JOURNAL ARTICLE

Analysis of toxicity in patients with high risk prostate cancer treated with intensity-modulated pelvic radiation therapy and simultaneous integrated dose escalation to prostate area

Stefano Arcangeli, Biancamaria Saracino, Maria Grazia Petrongari, Sara Gomellini, Simona Marzi, Valeria Landoni, Michele Gallucci, Isabella Sperduti, Giorgio Arcangeli
Radiotherapy and Oncology 2007, 84 (2): 148-55
17692416

BACKGROUND AND PURPOSE: To report the treatment-related morbidity in patients with prostate cancer treated with an optimized pelvic intensity-modulated radiation therapy (IMRT) and simultaneous integrated dose escalation to prostate/prostate bed.

MATERIALS AND METHODS: Between November 2003 and May 2006, 55 patients with localized prostate cancer and >15% risk of lymph node involvement were treated with pelvic IMRT and simultaneous dose escalation to prostate area. Twenty-four patients received a radical radiation therapy program, and the remaining thirty-one patients received a postoperative irradiation as adjuvant treatment or after biochemical or macroscopic local/regional relapse. After a customized immobilization all patients underwent contrast-enhanced CT. On the CT slices CTV1 and CTV2 were delineated. CTV(1) included the prostate and seminal vesicles or prostate bed. CTV(2) consisted of CTV(1) plus pelvic nodes. CTV(1) and CTV(2) were then expanded by 0.5 and 1cm, respectively, to generate the planning target volumes. IMRT treatment plans were generated using commercial inverse planning software. Total doses of 66-80 Gy and 50-59 Gy in 33-40 fractions were prescribed to the prostate area and pelvis, respectively. The worst acute and late rectal, intestinal and GU toxicities during and after treatment were scored according to the EORTC/RTOG scales.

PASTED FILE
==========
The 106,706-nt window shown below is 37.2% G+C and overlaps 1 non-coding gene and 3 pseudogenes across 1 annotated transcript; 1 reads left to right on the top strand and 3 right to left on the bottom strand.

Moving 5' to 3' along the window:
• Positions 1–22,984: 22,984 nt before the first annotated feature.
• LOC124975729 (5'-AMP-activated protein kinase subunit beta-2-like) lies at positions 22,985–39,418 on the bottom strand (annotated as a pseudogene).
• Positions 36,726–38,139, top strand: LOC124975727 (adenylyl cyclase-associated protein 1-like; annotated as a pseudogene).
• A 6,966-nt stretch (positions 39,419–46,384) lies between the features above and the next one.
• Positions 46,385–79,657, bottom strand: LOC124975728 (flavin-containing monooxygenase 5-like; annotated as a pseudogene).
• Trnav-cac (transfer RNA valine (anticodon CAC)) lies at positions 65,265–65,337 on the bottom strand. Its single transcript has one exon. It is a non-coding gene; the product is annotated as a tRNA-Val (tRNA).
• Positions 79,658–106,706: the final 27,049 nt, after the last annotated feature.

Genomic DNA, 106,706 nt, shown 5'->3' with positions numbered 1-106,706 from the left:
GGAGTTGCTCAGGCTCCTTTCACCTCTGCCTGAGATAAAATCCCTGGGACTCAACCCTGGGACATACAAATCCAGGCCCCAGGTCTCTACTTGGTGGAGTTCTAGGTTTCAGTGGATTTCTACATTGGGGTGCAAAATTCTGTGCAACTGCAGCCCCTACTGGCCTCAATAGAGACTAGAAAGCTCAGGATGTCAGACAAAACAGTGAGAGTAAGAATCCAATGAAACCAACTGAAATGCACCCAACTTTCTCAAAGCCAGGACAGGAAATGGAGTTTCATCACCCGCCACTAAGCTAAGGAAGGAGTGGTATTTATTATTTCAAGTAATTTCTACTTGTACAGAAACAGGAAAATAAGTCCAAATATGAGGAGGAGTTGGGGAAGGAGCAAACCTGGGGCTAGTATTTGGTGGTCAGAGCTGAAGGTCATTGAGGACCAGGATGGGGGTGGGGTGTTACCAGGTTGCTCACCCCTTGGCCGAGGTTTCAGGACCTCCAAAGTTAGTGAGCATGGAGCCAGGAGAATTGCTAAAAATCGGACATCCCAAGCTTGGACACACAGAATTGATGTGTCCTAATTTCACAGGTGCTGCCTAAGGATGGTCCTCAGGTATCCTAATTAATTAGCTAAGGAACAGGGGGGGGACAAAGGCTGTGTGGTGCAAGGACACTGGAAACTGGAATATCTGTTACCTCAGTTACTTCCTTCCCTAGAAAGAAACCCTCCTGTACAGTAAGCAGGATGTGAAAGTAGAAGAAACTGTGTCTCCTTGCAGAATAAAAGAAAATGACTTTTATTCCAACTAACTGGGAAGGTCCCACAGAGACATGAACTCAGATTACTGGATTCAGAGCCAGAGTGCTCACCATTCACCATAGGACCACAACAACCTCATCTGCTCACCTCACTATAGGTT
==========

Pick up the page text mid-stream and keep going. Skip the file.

RESULTS: The IMRT dose distribution provided excellent PTV coverage and satisfying sparing of all the organs at risk, with no patient experiencing >grade 2 acute or late toxicities. Patients without acute grade 2 intestinal, rectal, and GU toxicity were 91%, 71%, and 63%, respectively. After a median follow-up of 19 months (interquartile range of 9 to 28 months), late grade 2 toxicity was detected only for rectum, with an actuarial 2-year rate of freedom from G2 rectal bleeding of 92%. (CI 95% 0.83-0.99.)

CONCLUSIONS: Pelvic IMRT and simultaneous dose escalation to prostate area is a well-tolerated technique in patients with prostate cancer requiring treatment of pelvic lymph nodes, and seems to be associated with a lower frequency and severity of side effects when compared with conventional techniques reported in other series.

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